Meet Ezra, the full-body cancer screener that just might save your life.
Combining MRI imaging technology with artificial intelligence, Ezra scans for possible cancer in the human body in up to 13 organs. It also monitors for hundreds of other conditions, such as brain aneurysms or fatty liver disease.
The New York-based company just received FDA clearance to implement another level of AI — called Ezra Flash — that will enhance the imaging results of the scans to enable faster, higher-quality results at a lower cost.
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“Our current 60-minute scan is $1,950, but with the new AI, the faster 30-minute scan will be $1,350,” said Emi Gal, founder and CEO of Ezra, in an interview with Fox News Digital.
“Ultimately, our goal is to create a $500 full-body MRI that anyone can afford,” he also said.
The inspiration for Ezra came from Gal’s own personal motivation to help people find cancer early. He is at a high risk for developing melanoma — and his mother passed away from the disease.
“I strongly believe that the cure for cancer is early detection,” Gal said.
“The five-year survival rates are significantly higher for people who find cancer early.”
While some cancers have very clear screening guidelines — mammograms for breast cancer and colonoscopies for colon cancer, for example — most types don’t have screening procedures available, he explained.
That means for cancers of the pancreas, liver or brain, most people don’t get diagnosed until they have symptoms, said Gal.
“Everyone should have the right to know what is going on in their body.”
Ezra is now in use in New York, San Francisco, Los Angeles, Miami and Las Vegas. The company partners with existing ACR (American College of Radiology)-accredited facilities, where the scans are performed.
“We’ve scanned just under 5,000 people and we’ve helped 13% of our members find possible cancer,” Gal said.
More and more physicians are referring their patients for Ezra scans, he noted.
“We now have about 200 physicians,” he said. “These are mainly primary care physicians who send their patients to get scans proactively.”
The main feedback they’ve received from members is that they love Ezra, but it’s too expensive to do every year and needs to be more affordable.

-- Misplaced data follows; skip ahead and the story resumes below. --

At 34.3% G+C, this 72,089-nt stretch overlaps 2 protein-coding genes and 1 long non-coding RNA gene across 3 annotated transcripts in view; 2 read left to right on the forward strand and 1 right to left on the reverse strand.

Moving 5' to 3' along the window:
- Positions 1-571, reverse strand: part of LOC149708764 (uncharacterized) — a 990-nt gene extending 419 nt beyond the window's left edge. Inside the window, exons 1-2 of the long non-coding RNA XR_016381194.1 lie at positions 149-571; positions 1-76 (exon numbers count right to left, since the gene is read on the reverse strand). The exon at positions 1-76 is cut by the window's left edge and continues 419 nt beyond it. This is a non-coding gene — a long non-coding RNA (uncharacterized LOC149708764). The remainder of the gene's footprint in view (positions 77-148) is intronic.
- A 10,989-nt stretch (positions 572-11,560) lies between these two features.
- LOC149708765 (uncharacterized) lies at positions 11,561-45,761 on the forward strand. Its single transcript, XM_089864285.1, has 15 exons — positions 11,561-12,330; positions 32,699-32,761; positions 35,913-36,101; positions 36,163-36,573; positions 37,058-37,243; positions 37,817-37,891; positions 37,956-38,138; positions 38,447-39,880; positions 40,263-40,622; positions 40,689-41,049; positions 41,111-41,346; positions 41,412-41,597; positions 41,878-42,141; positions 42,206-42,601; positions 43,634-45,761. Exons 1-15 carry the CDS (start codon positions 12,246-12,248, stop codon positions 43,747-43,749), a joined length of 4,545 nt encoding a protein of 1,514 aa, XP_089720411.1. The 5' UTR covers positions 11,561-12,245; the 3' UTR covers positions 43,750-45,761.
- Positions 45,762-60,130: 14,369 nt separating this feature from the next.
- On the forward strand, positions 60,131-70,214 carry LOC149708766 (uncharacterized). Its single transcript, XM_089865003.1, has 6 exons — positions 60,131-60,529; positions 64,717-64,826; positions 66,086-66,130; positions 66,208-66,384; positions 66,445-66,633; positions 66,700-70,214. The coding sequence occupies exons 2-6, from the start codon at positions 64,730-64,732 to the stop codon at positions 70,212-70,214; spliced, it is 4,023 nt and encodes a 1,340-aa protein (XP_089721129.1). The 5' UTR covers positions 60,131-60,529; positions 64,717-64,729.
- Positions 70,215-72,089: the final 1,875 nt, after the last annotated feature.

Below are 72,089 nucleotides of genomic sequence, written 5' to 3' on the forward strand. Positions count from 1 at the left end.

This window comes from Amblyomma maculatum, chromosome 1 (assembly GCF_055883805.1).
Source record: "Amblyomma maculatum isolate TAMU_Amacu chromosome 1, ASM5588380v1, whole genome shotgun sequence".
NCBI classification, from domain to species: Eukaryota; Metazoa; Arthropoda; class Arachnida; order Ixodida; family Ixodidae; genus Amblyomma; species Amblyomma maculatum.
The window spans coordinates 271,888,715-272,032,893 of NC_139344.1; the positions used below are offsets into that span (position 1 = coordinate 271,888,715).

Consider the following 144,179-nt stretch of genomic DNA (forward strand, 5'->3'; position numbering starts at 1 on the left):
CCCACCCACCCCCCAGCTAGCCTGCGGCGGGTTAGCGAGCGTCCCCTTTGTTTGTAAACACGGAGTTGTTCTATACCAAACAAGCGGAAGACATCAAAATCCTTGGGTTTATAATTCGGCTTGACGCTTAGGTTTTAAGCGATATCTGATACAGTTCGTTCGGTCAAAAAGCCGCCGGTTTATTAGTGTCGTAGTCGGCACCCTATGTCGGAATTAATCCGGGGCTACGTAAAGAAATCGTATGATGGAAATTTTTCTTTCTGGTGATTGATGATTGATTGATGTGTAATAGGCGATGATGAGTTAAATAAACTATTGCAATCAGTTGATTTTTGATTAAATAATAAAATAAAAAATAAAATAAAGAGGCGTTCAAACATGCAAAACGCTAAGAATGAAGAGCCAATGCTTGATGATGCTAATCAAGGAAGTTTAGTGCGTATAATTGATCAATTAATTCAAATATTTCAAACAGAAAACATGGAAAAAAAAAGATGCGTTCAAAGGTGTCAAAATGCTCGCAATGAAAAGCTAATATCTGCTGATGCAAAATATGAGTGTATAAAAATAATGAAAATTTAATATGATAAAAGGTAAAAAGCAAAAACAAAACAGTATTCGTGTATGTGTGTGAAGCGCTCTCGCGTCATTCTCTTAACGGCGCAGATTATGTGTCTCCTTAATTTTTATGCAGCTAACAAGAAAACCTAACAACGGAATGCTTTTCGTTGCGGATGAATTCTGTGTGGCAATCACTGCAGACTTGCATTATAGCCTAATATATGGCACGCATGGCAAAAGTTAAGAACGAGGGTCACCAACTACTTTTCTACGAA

“That’s what we’ve been working on for the past year-and-a-half now, and that’s what this new AI will enable,” Gal said.
Here’s how Ezra works
The current 60-minute version of Ezra uses two different types of artificial intelligence.
One of those automates some of the things radiologists do when reading a scan.
“For example, when a radiologist looks at a prostate MRI, they need to measure the size of the prostate and the size of any lesions, and they need to draw a circle around the lesions for biopsy prep,” Gal explained.
“All of that is automated using AI, which makes radiologists faster and lowers our costs, which enables us to pass those savings on to consumers.”
“We want to make booking your screening as easy as booking an Uber.”
The other type of AI helps with the reporting side — it produces a radiology report and “translates” it into a clear, understandable format, Gal said.
“For example, if you have a 6-millimeter nodule in your thyroid, the AI explains what that means, what you should do about it and how to monitor and follow up,” he said. “We don’t just deliver a radiology report — we give you a kind of translation of what you should do about it.”
The patient also has the option to do a video call with one of Ezra’s on-staff doctors to discuss the results.
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With the new Ezra Flash that has just been cleared by the FDA, the shorter 30-minute scan includes a third level of AI that enables radiologists to complete scans much faster. The AI then enhances the quality of the images so radiologists can more easily read them.
“The quality of an MRI is determined by the level of ‘noise,’” explained Gal. “And so in technical terms, our AI is able to remove the noise that results from a much faster scan.”
The company’s ultimate goal is for Ezra to offer a 15-minute, full-body MRI scan for $500; it aims to achieve this over the next two to three years.
“Ultimately, we think Ezra should be the end-to-end cancer screening platform,” Gal said. “We want to make booking your screening as easy as booking an Uber.”
“Our ability to scan more people in the future will come from seamless, easy, convenient access to any kind of screening.”
A life-saving scan
One 36-year-old man, who asked that his name be withheld for privacy reasons, decided to schedule a preventative full-body cancer screening with Ezra last year.
Within the span of a year, two of his close friends, both in their early 30s, had been diagnosed with cancer — and both were told their tumors had likely been developing for over a decade.
“I was struck by the fact that despite all the advances of modern medicine, you still have no idea what is happening inside your body,” he told Fox News Digital. “In a majority of cases, the onus is on the patient to realize something is wrong, at which point it is often too late for effective treatment.”